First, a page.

Sunday, May 30, 2004

Cleaner coal challenges wind

An article in today's Scotsman describes a plan to upgrade coal-burning power plants to reduce CO2 emissions by 20%. Projecting from the results of a pilot project, if all four units at the Longannet plant were converted, the savings would be equivalent to that claimed by the installation of 800 MW of wind turbines (about 500-800 towers). In fact, it would represent even more, because claims from the wind industry are invariably exaggerated. If all 18 coal-fired plants in the U.K. were converted, the CO2 saved would represent the amount claimed for 9,000 MW of wind-powered turbines. That would meet half of the U.K.'s goal for 2010. (That is all the more dramatic as electricity generation represents only a fraction of energy use; most targeted emissions come from heating and transportation.)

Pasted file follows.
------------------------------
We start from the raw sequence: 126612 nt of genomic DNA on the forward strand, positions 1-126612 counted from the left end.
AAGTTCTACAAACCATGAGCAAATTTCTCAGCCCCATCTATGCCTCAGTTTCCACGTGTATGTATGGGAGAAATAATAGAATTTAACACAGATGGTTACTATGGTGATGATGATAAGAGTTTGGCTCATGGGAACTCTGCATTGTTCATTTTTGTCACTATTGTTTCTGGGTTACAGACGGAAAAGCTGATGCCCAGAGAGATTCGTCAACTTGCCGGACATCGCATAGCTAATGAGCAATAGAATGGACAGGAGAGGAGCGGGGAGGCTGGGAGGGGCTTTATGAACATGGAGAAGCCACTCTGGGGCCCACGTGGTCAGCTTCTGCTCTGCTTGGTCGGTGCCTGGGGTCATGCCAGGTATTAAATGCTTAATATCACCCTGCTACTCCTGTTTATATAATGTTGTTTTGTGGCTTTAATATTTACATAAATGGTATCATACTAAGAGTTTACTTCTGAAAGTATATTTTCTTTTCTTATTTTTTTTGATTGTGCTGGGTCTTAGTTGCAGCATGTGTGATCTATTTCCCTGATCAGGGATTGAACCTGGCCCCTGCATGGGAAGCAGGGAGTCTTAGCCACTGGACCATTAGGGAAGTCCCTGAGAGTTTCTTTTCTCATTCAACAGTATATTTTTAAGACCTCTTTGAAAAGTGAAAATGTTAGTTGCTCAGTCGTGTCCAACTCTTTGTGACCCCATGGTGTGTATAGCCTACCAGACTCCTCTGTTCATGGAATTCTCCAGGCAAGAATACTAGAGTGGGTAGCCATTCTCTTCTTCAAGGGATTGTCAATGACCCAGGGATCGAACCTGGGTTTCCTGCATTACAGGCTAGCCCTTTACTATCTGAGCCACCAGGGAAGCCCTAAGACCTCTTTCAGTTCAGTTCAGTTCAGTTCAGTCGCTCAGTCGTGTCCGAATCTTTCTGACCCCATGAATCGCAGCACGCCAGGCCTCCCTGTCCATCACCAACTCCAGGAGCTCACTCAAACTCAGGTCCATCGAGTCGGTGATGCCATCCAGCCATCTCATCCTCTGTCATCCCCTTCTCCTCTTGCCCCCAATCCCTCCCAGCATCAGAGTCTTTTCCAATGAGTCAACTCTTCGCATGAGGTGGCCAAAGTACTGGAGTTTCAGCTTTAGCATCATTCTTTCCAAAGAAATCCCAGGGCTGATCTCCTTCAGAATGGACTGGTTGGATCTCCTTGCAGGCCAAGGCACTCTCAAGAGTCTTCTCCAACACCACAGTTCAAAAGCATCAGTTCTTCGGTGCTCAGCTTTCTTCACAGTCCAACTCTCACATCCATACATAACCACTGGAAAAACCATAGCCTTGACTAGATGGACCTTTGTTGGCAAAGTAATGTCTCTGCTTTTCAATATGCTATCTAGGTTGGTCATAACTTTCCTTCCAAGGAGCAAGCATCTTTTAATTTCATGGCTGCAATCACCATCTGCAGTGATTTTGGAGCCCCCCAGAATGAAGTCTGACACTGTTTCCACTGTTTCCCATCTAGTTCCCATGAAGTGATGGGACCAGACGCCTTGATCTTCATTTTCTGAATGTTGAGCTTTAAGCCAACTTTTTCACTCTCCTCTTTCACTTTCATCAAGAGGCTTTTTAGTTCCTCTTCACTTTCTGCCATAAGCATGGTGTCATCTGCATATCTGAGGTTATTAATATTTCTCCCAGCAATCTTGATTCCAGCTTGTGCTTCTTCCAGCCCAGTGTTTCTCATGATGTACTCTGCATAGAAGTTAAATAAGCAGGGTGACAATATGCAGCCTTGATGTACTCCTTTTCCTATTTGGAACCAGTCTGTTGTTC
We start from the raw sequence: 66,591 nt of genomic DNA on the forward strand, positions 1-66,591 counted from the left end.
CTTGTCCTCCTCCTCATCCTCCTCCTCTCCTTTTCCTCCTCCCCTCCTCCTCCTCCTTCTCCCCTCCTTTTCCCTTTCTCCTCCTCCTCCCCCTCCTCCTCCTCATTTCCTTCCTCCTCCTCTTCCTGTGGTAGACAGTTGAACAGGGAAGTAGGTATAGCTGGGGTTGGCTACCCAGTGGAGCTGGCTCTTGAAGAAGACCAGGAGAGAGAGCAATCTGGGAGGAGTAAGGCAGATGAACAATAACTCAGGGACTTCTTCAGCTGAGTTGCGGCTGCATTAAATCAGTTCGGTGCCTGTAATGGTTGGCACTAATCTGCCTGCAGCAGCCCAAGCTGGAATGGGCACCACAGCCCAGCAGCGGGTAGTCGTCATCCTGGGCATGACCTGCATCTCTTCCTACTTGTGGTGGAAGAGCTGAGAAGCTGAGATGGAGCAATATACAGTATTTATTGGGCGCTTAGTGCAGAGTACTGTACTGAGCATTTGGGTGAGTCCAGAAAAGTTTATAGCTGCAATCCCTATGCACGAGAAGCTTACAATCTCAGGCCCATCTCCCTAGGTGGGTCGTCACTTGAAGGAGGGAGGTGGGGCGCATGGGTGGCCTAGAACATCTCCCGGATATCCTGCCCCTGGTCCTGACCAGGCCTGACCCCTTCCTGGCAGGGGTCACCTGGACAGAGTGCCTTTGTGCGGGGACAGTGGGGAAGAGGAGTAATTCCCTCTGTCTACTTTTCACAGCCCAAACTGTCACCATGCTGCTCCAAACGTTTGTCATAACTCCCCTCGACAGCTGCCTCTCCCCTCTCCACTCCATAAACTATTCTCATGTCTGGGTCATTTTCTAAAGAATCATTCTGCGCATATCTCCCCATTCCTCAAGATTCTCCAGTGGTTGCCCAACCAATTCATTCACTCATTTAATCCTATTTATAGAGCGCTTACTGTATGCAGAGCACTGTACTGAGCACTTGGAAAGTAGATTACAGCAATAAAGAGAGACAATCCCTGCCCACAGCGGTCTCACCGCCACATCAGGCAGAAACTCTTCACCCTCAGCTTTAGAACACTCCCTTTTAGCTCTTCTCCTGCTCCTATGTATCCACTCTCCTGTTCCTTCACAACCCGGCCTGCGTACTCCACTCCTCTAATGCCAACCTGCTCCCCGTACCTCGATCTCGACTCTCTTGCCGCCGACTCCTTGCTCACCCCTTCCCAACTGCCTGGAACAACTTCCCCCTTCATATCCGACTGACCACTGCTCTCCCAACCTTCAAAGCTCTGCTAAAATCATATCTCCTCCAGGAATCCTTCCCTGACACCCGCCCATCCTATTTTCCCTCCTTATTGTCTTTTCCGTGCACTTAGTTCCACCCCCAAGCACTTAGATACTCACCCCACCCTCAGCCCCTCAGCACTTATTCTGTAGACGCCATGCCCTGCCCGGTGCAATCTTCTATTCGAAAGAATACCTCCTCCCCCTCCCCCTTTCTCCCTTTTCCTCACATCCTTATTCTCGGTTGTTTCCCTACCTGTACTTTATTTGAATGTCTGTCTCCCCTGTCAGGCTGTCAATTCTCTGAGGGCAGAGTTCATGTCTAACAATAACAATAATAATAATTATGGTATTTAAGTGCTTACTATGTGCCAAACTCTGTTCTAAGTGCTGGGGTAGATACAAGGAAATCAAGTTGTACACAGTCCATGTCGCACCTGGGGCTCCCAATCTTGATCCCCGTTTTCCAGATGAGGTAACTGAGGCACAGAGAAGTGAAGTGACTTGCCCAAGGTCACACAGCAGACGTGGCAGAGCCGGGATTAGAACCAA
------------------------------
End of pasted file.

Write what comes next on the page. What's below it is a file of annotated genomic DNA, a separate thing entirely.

Although coal is not an ideal energy source, the plants already exist and provide reliable abundant power (unlike wind plants). It is clear that until real alternatives to fossil-fuel burning and nuclear fission are developed, such efforts to improve what we already have should be fostered. For now, efficiency and conservation are much better alternatives to the expensive and destructive dead end of wind power.